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Plea Of Privacy Not Tenable To Resist Gender Detection Test By Parties In Matrimonial Disputes: MP HC [Read Order]

Akshita Saxena
10 Oct 2019 5:13 AM GMT
Plea Of Privacy Not Tenable To Resist Gender Detection Test By Parties In Matrimonial Disputes: MP HC [Read Order]
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The Madhya Pradesh High Court on Friday ruled that in a matrimonial dispute, if gender of one of the parties is questioned by the other party, the court may direct such a party to undergo medical examination and the plea of violation of privacy shall not be tenable.

The order was passed by Justice Subodh Abhyankar in a petition invoking supervisory jurisdiction of the high court under Article 227 of the Constitution, filed by one Surbhi Trivedi (Petitioner), through Advocate Sampoorn Tiwari, against an order of the Family Court whereby the Principal Judge had directed that her gender be verified by a Government lady doctor.

In the backdrop of the case, the Petitioner herself had moved an application for restitution of conjugal rights before the Family Court, wherein the Respondent husband, Gaurav Trivedi, had moved an application under Section 151 of CPC praying that the Petitioner be examined medically as she lacked womanly attributes and was a transgender.

While the Petitioner raised the plea of privacy therein and contended that they had been married for eight years and that their marriage had been consummated, the Family court directed her to be medically examined.

Before the high court she submitted that she could not be compelled to have her femininity determined by way of the medical examination as the same would be in violation of Articles 20(3) and 21 of the Constitution.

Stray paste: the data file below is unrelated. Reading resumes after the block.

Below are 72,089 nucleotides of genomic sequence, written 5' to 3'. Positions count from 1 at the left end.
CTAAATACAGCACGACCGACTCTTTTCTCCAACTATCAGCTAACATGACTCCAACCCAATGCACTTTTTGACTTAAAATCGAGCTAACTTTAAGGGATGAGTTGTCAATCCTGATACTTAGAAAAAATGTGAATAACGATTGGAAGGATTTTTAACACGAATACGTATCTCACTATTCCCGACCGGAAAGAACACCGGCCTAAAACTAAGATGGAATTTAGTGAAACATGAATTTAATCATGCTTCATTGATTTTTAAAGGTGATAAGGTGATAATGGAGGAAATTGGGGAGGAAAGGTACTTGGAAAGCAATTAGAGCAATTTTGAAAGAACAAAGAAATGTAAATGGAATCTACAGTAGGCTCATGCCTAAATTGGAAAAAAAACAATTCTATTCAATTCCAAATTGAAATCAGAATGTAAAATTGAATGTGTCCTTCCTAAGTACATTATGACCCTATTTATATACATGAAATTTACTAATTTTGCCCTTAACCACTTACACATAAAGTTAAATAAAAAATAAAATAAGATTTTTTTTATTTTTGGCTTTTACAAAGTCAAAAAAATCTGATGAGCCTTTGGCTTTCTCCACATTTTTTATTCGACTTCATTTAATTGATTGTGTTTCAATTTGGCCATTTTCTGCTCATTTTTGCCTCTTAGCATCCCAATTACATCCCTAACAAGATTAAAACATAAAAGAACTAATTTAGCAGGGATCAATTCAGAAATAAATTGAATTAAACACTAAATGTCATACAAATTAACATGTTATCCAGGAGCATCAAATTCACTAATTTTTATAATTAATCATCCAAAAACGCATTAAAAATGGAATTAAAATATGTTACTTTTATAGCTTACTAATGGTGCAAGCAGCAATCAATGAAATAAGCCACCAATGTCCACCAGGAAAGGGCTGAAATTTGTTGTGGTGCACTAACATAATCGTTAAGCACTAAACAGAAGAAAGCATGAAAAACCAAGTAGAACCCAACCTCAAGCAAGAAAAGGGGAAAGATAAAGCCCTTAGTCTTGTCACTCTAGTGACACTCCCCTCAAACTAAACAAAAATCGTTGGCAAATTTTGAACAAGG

Concurring with the Respondent-husband's contentions however, Justice Abhyankar held that the Family court had not committed any illegality or jurisdictional error in directing the Petitioner to undergo femininity test. He opined that the parties must be given an opportunity to produce any evidence "having a nexus with the lis".

"In a matrimonial dispute, if gender of one of the parties is questioned by the other party, it assumes importance and the party raising such issue also has a right to adduce the evidence in this behalf and the other party, to rebut the same," he said.

Further commenting on the plea of privacy so raised by the Petitioner, he said,

"This Court is conscious of the fact that one's sex/gender is one's own business, but when it comes to marriage, the other partner's rights are also closely attached with the same, as it assumes importance to maintain a healthy and peaceful married life, and since he or she also has a fundamental right to life under Article 21 of the Constitution of India, the rights of both the parties are evened out. In such circumstances, the plea of violation of privacy or any fundamental right is not tenable."

Reliance was placed on Amol Chavhan v. Smt. Jyoti Chavhan, 2012 (1) MPLJ 205, wherein a reference was made to the decision of the Apex Court in Sharda v. Dharmpal, (2003) 4 SCC 493, to hold as under:

"So far the issue regarding infringement of petitioner's personal or fundamental rights flowing from Article 21 is concerned, in the opinion of this Court, there is no such infringement in a proceeding of this nature, where a question raised regarding impotency of petitioner by the wife, the Court has inherent power to direct the petitioner to undergo medical test."

Thus the order of the Family court directing medical examination of the Petitioner so as to verify her gender was upheld. The court also cautioned that in cases where such allegations are intended only to harass, scandalize or demoralize the other party, the Courts are competent enough to impose heavy cost on the person alleging the same so as to discourage such practice.

The Respondent was represented by Advocate R. K. Sanghi.

Click here to download the Order


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